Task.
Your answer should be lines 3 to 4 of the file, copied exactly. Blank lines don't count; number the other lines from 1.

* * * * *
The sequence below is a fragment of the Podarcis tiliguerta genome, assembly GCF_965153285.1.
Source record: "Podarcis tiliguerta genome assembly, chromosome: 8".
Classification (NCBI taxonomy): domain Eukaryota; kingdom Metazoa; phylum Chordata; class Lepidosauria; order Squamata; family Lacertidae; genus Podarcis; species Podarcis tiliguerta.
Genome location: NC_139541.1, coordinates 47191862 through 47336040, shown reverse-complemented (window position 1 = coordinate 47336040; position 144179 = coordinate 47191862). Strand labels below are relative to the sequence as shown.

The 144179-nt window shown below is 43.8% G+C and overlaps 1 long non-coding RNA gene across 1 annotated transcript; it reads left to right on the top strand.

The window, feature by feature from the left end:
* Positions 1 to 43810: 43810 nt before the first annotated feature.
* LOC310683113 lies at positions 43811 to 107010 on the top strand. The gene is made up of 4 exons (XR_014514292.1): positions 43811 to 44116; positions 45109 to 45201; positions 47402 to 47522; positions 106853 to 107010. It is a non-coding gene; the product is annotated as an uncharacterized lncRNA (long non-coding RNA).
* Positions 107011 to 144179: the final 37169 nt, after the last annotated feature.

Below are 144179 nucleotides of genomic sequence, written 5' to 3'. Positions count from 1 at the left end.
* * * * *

Classification (NCBI taxonomy): domain Eukaryota; kingdom Metazoa; phylum Chordata; class Lepidosauria; order Squamata; family Lacertidae; genus Podarcis; species Podarcis tiliguerta.
Genome location: NC_139541.1, coordinates 47191862 through 47336040, shown reverse-complemented (window position 1 = coordinate 47336040; position 144179 = coordinate 47191862). Strand labels below are relative to the sequence as shown.